Fine words may butter no parsnips, but writers have more options. The English writer and poet, D. H. Lawrence pushed the envelope of his day and homeland with his explorations of human instincts, vitality, spontaneity and sexuality. In a few strokes he elevated the deeply-rooted parsnip into literary history with his charming 1921 description of Sicilians, saying, “They pour themselves one over the other like so much melted butter over parsnips ….smile(d) with sunny melting tenderness into each other’s faces”.
A while ago, we were wondering what the Europeans ate before they arrived on our western shores and exported tomatoes, potatoes, corn, squash, chocolate, turkeys and other comestibles to their homelands. Parsnips seems to be at least one of the answers. This cream-colored root is thought to be native to Eurasia, a mere 21 million square miles of planet. It is cousin to the carrot, celery, celeriac and parsley.
Roman Emperor Tiberius thought enough of parsnips to accept them as payment of taxes. Too bad the current governing tax collectors do not value this sweet root to that extent. Until cane sugar was commercially imported from the west, the parsnip was Europe’s principle sweetener. Consequently, this was a vegetable that appeared on most tables in the form of dessert. Post commercially available cane sugar, the parsnip was relegated to near obscurity as a vegetable side dish. At some point, the parsnip fell off the Italian family table, perhaps they didn’t think they could have their parsnips and eat them too. Today Italian parsnips are used as primary feed for those choice and coddled pigs bred to become the famous Parma ham. The French and British colonists brought the parsnip to North America, where it was popular until supplanted, inexplicably, by the blander potato.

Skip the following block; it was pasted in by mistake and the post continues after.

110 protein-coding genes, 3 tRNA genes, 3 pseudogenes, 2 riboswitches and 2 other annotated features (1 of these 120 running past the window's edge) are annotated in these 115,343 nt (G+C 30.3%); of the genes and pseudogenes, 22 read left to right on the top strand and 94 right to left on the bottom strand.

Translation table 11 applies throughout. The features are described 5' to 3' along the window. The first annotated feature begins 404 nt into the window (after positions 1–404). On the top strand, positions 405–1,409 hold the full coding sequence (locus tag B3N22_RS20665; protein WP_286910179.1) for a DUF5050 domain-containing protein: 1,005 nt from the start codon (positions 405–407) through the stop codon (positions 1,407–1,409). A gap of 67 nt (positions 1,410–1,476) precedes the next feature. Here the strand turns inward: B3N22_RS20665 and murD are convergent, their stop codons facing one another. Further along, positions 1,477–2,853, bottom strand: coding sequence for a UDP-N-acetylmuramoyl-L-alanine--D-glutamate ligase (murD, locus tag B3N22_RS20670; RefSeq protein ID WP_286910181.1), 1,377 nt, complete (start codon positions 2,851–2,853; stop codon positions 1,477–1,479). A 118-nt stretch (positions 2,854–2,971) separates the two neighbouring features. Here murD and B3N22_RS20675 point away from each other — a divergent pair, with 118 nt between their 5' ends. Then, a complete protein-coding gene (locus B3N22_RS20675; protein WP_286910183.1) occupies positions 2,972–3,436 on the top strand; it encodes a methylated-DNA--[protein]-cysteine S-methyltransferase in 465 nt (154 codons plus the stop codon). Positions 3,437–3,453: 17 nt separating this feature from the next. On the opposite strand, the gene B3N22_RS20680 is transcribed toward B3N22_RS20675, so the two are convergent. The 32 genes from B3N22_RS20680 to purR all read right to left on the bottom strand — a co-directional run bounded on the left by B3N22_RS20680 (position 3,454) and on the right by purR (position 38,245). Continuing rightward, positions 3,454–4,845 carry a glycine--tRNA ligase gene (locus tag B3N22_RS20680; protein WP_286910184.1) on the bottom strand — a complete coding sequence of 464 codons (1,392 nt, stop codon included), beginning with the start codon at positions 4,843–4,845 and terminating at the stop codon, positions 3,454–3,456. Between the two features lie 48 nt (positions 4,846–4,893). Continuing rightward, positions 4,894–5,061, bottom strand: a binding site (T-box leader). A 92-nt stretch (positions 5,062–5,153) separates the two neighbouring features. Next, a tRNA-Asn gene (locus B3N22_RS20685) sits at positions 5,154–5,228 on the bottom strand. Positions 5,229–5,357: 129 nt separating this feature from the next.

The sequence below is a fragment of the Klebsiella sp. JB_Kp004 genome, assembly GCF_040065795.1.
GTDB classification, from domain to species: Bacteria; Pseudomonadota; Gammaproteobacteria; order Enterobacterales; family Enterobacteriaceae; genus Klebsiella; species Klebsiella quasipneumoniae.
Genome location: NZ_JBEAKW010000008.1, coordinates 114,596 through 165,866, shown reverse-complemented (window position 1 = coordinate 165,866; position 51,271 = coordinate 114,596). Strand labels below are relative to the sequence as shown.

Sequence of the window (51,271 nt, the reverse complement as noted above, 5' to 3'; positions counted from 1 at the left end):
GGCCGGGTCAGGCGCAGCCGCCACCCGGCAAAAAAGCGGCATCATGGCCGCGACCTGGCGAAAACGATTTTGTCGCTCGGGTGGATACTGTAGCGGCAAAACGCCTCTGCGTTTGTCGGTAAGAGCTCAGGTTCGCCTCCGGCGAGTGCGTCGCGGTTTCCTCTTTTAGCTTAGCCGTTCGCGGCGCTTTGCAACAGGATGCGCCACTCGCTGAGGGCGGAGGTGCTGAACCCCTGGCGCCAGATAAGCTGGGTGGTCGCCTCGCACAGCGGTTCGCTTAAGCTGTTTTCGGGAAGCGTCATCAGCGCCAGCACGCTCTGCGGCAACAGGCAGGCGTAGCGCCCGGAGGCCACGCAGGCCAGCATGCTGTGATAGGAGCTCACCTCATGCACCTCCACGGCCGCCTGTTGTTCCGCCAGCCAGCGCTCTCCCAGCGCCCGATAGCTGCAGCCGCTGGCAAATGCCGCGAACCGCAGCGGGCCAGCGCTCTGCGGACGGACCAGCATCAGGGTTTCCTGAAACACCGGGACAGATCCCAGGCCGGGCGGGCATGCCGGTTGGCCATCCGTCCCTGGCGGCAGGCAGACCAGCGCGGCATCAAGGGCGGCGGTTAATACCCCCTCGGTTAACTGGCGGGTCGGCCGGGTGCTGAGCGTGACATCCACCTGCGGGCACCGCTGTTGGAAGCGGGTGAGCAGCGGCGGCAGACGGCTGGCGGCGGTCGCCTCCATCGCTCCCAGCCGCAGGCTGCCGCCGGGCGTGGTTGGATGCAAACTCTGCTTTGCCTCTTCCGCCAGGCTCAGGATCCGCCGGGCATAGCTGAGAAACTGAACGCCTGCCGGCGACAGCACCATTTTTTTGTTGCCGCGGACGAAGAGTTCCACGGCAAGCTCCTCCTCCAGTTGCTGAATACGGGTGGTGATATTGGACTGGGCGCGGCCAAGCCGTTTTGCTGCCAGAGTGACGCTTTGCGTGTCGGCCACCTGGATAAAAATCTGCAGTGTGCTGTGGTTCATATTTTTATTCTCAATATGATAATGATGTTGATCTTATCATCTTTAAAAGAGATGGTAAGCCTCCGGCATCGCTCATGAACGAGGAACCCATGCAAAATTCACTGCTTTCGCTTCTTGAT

To quote at least a dozen folks, all things are cyclical and the parsnip is once again enjoying its own renaissance. Good for us. We have talked in this space before about the parsnip and provided recipes such as Baked Parsnip Fries, Parsnip Spiced Cake with Ginger Cream Cheese Frosting, Caramelized Parsnips, Creamy Parsnip and Leek Soup, all of which are on the market website. Today we’re offering Spicy English Curry Soup, which is an easy way to provide a rich but simple meal. It has become a favorite in our household.
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